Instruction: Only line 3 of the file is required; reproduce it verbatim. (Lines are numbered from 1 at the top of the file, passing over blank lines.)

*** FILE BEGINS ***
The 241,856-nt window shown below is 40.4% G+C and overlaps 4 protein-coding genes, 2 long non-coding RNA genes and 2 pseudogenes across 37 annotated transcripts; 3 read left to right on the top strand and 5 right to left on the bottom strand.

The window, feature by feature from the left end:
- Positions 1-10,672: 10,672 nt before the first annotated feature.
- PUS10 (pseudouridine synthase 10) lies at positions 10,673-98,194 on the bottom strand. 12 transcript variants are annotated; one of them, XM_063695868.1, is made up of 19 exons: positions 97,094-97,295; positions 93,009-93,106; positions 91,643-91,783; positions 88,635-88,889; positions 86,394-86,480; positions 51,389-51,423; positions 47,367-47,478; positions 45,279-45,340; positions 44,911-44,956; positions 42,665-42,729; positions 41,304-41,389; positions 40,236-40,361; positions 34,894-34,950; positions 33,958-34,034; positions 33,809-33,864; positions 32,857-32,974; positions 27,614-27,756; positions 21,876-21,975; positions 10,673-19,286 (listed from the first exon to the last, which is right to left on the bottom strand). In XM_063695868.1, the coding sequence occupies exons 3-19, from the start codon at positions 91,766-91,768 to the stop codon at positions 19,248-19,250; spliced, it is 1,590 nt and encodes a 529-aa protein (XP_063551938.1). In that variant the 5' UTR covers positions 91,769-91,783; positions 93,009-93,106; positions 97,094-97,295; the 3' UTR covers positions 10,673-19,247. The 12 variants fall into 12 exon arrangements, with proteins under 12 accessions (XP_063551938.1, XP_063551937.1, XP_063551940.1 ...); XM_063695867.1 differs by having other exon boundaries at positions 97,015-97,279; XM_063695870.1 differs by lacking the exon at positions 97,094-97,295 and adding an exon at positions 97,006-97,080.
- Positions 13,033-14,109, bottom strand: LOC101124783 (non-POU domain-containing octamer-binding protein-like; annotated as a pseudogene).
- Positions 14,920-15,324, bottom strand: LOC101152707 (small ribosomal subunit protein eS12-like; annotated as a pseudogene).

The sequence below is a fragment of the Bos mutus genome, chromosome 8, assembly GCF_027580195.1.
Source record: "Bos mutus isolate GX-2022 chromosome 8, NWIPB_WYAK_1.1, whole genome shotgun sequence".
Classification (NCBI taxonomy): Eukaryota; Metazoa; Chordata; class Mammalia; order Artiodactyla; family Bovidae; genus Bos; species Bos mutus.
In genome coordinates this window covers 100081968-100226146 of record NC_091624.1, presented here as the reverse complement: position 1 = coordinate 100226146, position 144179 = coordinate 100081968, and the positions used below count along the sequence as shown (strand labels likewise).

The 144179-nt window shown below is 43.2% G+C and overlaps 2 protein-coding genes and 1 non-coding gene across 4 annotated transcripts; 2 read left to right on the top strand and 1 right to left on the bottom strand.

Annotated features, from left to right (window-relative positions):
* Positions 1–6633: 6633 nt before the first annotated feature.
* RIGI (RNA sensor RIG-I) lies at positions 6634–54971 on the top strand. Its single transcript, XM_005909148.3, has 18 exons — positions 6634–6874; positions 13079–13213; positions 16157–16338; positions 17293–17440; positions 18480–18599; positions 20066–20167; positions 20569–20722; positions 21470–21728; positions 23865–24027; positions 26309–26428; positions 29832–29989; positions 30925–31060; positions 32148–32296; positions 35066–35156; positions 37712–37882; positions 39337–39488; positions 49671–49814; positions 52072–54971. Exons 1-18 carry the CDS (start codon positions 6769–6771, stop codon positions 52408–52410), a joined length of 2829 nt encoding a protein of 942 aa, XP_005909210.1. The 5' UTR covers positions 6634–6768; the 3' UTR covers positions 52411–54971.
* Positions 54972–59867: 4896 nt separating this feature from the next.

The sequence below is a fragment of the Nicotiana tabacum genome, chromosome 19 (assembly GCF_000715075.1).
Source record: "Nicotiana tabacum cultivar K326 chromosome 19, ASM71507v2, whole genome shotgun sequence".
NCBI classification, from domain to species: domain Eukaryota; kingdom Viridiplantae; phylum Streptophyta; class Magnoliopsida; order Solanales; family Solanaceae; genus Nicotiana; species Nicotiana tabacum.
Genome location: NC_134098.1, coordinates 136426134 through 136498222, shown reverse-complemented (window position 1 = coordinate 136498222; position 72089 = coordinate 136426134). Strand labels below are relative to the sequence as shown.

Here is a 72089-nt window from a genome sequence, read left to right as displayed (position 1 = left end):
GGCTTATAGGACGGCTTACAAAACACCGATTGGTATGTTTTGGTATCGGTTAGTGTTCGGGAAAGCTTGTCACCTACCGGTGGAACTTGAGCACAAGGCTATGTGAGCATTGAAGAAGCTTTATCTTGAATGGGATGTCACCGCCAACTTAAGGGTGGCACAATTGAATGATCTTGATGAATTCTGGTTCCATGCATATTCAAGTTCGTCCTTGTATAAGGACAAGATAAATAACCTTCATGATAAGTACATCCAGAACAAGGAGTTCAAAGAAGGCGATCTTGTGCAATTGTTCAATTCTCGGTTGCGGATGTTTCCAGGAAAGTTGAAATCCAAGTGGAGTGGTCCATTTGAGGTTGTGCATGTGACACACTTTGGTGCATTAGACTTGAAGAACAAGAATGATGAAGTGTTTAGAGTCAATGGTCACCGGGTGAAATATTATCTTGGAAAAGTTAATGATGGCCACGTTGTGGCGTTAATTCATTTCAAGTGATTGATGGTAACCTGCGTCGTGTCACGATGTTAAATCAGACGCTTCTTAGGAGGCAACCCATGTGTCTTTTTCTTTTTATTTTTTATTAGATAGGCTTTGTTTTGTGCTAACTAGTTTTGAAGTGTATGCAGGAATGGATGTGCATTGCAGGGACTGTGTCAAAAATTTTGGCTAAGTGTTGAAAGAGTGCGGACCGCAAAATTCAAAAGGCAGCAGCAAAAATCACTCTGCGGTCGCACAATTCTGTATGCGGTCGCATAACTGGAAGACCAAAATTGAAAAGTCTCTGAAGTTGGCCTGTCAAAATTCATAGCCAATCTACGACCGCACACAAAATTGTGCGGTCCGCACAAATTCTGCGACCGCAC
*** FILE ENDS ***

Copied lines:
- Positions 1-10,672: 10,672 nt before the first annotated feature.